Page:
However, there is still someone who may argue that grading system is not objective because it is just based on some criteria (University of Washington, no date). Moreover, it also mentioned that it is difficult to indicate a student’s level without teacher’s feedback.
    To be concluded, grading system is an effective way to indicate a student’s level. However, as you mentioned in your blog, it may easily lead students to become extrinically motivated. Therefore, rather than tradition grading system, teachers nowadays should implement a new grading system to provide a more objective and efficient way to assess student’s academic performance.


    Cherry, T. L., & Ellis, L. V. (2005). Does rank-order grading improve student performance? Evidence from a classroom experiment. International Review of Economics Education, 4(1), 9-19.

    Figlio, D. N., & Lucas, M. E. (2004). Do high grading standards affect student performance?. Journal of Public Economics, 88(9), 1815-1834.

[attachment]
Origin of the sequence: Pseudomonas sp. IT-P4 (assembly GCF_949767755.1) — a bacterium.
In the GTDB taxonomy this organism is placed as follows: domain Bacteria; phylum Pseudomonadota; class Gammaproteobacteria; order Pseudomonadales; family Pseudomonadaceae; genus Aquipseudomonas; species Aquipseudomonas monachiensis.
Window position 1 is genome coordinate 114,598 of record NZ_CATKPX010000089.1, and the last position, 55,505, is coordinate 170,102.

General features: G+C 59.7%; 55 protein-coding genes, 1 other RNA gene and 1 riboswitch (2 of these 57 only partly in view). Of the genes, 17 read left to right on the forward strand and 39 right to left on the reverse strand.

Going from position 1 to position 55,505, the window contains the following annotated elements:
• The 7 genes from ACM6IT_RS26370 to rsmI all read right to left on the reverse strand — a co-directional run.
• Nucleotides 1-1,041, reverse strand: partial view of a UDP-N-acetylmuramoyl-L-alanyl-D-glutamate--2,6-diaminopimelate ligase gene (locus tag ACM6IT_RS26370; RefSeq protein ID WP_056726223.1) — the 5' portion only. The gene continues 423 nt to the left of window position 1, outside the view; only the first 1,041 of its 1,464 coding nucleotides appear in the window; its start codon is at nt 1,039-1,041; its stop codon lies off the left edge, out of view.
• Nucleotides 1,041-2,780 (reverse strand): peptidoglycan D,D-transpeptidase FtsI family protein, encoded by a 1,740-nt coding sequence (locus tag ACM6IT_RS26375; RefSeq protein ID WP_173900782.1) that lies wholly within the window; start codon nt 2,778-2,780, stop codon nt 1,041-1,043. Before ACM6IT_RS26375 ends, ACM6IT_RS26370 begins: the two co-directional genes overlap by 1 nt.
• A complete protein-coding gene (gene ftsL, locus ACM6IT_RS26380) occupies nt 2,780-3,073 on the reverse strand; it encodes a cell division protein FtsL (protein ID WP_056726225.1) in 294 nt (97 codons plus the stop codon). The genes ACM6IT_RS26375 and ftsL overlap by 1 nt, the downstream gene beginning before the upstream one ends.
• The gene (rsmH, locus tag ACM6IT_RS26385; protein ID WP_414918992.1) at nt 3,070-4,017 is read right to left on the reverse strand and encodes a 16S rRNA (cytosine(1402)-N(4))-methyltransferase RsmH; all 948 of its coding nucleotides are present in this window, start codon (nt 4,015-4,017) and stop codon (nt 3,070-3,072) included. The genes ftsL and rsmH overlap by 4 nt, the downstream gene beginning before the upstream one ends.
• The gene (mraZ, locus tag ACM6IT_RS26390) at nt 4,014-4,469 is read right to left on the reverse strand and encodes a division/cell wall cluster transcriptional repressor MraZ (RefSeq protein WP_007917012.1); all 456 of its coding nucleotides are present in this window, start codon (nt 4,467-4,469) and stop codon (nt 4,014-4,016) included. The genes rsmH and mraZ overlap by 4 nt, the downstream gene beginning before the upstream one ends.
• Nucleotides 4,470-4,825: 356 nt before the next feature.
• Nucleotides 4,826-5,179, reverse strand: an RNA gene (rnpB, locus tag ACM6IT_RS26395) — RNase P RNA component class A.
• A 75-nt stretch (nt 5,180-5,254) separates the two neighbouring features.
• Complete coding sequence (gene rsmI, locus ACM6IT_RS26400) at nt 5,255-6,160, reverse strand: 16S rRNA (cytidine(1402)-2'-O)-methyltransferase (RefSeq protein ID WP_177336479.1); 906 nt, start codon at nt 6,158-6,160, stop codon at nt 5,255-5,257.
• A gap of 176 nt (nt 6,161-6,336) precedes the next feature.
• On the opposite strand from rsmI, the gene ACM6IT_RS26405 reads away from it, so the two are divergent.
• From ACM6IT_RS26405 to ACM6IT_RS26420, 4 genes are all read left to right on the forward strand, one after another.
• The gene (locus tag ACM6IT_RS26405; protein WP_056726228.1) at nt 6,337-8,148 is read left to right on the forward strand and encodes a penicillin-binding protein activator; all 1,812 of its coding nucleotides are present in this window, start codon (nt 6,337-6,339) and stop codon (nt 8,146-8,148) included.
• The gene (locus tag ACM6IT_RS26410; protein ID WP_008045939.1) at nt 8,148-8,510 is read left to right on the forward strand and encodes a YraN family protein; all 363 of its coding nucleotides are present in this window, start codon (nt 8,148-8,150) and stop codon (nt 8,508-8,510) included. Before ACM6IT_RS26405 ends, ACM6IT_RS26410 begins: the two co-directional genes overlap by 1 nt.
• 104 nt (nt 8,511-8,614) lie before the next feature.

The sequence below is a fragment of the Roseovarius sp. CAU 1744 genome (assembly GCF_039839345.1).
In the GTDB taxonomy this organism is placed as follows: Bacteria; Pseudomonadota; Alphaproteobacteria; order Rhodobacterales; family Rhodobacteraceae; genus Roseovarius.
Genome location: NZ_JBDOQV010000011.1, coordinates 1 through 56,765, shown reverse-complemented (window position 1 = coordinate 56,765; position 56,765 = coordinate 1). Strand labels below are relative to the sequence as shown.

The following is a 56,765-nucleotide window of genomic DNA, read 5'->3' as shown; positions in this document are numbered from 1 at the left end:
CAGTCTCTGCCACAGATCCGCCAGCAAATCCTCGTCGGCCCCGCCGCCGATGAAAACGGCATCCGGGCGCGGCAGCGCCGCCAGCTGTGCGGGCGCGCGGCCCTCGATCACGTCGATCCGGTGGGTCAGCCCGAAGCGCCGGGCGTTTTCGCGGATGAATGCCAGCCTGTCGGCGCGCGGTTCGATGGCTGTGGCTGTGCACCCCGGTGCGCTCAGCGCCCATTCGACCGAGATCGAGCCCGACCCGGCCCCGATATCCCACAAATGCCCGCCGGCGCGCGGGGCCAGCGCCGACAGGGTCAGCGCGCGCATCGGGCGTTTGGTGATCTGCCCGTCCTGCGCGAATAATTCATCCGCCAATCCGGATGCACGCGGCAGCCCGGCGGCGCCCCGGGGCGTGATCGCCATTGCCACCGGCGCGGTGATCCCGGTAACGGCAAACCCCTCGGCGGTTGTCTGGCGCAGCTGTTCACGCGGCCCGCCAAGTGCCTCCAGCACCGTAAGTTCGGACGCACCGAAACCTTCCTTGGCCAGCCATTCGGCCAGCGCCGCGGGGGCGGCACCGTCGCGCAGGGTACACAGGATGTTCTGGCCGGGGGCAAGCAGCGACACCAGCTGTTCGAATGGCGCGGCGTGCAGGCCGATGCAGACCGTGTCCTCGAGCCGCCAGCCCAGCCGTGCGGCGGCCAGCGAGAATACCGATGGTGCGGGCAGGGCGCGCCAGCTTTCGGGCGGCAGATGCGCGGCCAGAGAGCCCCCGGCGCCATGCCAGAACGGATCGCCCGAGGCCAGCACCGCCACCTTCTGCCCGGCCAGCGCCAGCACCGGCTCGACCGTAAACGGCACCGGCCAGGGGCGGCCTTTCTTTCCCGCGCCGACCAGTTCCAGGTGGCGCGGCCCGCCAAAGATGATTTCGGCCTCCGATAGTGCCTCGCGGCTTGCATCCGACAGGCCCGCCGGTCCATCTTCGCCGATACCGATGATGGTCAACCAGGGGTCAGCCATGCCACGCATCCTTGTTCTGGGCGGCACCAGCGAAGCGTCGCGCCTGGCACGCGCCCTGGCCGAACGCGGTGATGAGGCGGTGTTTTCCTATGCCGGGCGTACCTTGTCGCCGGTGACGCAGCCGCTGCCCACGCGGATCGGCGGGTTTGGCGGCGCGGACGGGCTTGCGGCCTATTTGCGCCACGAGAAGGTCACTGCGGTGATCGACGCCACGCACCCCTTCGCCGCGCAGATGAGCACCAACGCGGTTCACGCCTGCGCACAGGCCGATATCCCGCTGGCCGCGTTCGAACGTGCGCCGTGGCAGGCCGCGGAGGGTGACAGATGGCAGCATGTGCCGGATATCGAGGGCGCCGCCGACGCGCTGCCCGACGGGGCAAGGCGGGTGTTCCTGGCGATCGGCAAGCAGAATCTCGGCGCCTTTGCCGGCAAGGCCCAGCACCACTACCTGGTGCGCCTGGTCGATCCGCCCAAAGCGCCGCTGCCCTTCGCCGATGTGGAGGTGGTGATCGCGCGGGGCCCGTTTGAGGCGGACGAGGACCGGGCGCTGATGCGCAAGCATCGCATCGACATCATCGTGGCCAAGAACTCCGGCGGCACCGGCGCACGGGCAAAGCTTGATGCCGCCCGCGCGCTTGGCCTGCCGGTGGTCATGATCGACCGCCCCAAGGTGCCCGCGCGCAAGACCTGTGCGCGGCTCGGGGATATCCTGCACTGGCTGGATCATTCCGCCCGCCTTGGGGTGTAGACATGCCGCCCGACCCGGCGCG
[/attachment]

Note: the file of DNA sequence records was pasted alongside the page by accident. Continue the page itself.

University of Washington (no date). Pros and Cons of Typical Grading Practices. Retrieved 19 November 2013, from http://depts.washington.edu/grading/practices/prosandcons.html

  6. I really enjoyed your blog and find it positive and an encouragement. I would like to share these

    points that tend to be the flip side to your point.

    Grades tend to reduce students’ interest in the learning itself. One of the most well-researched

    findings in the field of motivational psychology is that the more people are rewarded for doing

    something, the more they tend to lose interest in whatever they had to do to get the reward (Kohn,

    1993). Thus, it shouldn’t be surprising that when students are told they’ll need to know something